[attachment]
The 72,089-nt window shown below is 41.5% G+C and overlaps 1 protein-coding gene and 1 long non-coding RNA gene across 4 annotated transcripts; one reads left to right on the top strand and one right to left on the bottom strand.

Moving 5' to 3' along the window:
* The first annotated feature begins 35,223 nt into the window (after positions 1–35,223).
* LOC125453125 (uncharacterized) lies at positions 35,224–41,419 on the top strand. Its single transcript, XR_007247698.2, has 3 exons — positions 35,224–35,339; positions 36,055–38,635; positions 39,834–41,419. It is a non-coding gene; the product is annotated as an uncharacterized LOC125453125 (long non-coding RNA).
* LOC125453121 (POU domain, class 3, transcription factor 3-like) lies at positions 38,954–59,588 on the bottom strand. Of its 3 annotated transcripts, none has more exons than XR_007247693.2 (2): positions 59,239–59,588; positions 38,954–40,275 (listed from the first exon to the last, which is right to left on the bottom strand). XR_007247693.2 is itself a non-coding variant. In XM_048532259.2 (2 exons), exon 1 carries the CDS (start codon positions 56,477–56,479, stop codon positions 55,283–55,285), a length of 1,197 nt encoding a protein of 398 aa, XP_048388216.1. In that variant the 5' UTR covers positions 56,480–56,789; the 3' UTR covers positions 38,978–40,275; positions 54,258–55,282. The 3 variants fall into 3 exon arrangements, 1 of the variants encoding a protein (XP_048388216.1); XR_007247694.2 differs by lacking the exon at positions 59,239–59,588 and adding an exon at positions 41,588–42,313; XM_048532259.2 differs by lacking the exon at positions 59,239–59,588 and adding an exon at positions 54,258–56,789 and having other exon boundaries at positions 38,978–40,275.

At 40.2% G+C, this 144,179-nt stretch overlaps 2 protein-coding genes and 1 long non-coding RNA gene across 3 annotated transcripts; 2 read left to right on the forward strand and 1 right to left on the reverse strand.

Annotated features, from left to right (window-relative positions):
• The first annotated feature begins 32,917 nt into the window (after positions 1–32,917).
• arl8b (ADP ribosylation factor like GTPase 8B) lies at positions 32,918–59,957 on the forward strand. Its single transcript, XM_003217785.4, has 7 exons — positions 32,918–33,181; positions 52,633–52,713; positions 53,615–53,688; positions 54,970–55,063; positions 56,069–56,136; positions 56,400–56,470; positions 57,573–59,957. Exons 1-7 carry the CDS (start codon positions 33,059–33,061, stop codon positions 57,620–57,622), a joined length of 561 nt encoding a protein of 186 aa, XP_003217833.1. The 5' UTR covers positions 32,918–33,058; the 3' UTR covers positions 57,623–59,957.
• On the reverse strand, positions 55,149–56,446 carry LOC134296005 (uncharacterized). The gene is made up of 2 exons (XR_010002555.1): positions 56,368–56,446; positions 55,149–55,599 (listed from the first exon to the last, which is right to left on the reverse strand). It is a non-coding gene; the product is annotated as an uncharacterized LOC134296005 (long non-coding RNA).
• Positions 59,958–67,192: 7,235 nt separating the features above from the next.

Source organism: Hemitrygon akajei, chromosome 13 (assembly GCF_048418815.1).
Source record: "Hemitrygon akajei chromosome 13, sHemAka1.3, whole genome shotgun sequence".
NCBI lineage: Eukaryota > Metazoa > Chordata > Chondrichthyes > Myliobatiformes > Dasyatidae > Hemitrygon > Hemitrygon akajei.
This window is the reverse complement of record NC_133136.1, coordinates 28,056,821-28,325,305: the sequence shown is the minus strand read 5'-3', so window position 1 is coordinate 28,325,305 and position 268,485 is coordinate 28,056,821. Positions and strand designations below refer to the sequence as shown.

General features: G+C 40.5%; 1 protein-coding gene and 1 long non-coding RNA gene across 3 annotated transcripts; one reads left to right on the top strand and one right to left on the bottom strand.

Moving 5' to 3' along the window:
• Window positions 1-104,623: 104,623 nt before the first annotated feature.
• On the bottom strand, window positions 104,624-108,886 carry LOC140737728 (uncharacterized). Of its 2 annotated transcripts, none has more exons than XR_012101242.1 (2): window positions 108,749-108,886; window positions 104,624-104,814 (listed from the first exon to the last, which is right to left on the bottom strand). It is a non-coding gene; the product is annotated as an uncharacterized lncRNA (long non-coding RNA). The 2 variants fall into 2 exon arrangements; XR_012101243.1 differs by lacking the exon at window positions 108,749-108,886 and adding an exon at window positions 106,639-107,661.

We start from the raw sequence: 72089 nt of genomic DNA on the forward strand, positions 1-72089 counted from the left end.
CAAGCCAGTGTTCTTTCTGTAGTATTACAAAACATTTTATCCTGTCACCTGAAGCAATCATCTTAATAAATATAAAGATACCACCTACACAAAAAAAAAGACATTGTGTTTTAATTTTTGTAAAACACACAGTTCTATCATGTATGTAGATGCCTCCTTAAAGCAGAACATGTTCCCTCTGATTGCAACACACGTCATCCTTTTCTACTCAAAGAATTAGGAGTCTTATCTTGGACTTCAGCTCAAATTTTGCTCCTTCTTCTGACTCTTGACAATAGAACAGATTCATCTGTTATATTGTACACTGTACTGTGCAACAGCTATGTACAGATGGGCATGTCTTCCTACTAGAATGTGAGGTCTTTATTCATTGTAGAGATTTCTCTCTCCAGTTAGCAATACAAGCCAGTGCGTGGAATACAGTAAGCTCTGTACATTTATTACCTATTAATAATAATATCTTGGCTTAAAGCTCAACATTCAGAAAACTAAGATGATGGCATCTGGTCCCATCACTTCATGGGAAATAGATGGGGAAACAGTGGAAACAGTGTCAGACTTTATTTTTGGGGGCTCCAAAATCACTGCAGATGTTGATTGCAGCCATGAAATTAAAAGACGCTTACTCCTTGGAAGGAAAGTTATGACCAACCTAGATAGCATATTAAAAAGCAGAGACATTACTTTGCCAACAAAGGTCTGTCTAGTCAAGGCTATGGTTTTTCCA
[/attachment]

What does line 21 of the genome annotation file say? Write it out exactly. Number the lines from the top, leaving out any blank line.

CAAGCCAGTGTTCTTTCTGTAGTATTACAAAACATTTTATCCTGTCACCTGAAGCAATCATCTTAATAAATATAAAGATACCACCTACACAAAAAAAAAGACATTGTGTTTTAATTTTTGTAAAACACACAGTTCTATCATGTATGTAGATGCCTCCTTAAAGCAGAACATGTTCCCTCTGATTGCAACACACGTCATCCTTTTCTACTCAAAGAATTAGGAGTCTTATCTTGGACTTCAGCTCAAATTTTGCTCCTTCTTCTGACTCTTGACAATAGAACAGATTCATCTGTTATATTGTACACTGTACTGTGCAACAGCTATGTACAGATGGGCATGTCTTCCTACTAGAATGTGAGGTCTTTATTCATTGTAGAGATTTCTCTCTCCAGTTAGCAATACAAGCCAGTGCGTGGAATACAGTAAGCTCTGTACATTTATTACCTATTAATAATAATATCTTGGCTTAAAGCTCAACATTCAGAAAACTAAGATGATGGCATCTGGTCCCATCACTTCATGGGAAATAGATGGGGAAACAGTGGAAACAGTGTCAGACTTTATTTTTGGGGGCTCCAAAATCACTGCAGATGTTGATTGCAGCCATGAAATTAAAAGACGCTTACTCCTTGGAAGGAAAGTTATGACCAACCTAGATAGCATATTAAAAAGCAGAGACATTACTTTGCCAACAAAGGTCTGTCTAGTCAAGGCTATGGTTTTTCCA